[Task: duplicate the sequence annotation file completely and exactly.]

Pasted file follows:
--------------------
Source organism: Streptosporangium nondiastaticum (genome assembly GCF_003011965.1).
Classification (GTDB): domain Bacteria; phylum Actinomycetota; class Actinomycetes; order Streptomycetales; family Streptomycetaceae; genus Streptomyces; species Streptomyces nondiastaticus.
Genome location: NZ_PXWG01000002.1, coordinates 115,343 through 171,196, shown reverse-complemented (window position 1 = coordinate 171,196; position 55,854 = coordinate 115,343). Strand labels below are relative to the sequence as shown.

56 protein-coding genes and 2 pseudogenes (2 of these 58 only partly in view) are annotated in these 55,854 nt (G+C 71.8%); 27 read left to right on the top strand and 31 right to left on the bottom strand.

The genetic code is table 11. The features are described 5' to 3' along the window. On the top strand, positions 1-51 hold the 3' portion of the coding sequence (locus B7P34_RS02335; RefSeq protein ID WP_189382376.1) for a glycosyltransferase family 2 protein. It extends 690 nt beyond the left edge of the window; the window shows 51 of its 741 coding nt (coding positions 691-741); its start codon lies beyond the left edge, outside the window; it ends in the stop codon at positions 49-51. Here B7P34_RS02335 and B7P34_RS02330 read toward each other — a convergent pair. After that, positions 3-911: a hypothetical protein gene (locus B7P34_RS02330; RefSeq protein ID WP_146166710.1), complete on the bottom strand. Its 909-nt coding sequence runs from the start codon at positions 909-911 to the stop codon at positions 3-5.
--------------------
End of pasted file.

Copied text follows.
Source organism: Streptosporangium nondiastaticum (genome assembly GCF_003011965.1).
Classification (GTDB): domain Bacteria; phylum Actinomycetota; class Actinomycetes; order Streptomycetales; family Streptomycetaceae; genus Streptomyces; species Streptomyces nondiastaticus.
Genome location: NZ_PXWG01000002.1, coordinates 115,343 through 171,196, shown reverse-complemented (window position 1 = coordinate 171,196; position 55,854 = coordinate 115,343). Strand labels below are relative to the sequence as shown.

56 protein-coding genes and 2 pseudogenes (2 of these 58 only partly in view) are annotated in these 55,854 nt (G+C 71.8%); 27 read left to right on the top strand and 31 right to left on the bottom strand.

The genetic code is table 11. The features are described 5' to 3' along the window. On the top strand, positions 1-51 hold the 3' portion of the coding sequence (locus B7P34_RS02335; RefSeq protein ID WP_189382376.1) for a glycosyltransferase family 2 protein. It extends 690 nt beyond the left edge of the window; the window shows 51 of its 741 coding nt (coding positions 691-741); its start codon lies beyond the left edge, outside the window; it ends in the stop codon at positions 49-51. Here B7P34_RS02335 and B7P34_RS02330 read toward each other — a convergent pair. After that, positions 3-911: a hypothetical protein gene (locus B7P34_RS02330; RefSeq protein ID WP_146166710.1), complete on the bottom strand. Its 909-nt coding sequence runs from the start codon at positions 909-911 to the stop codon at positions 3-5.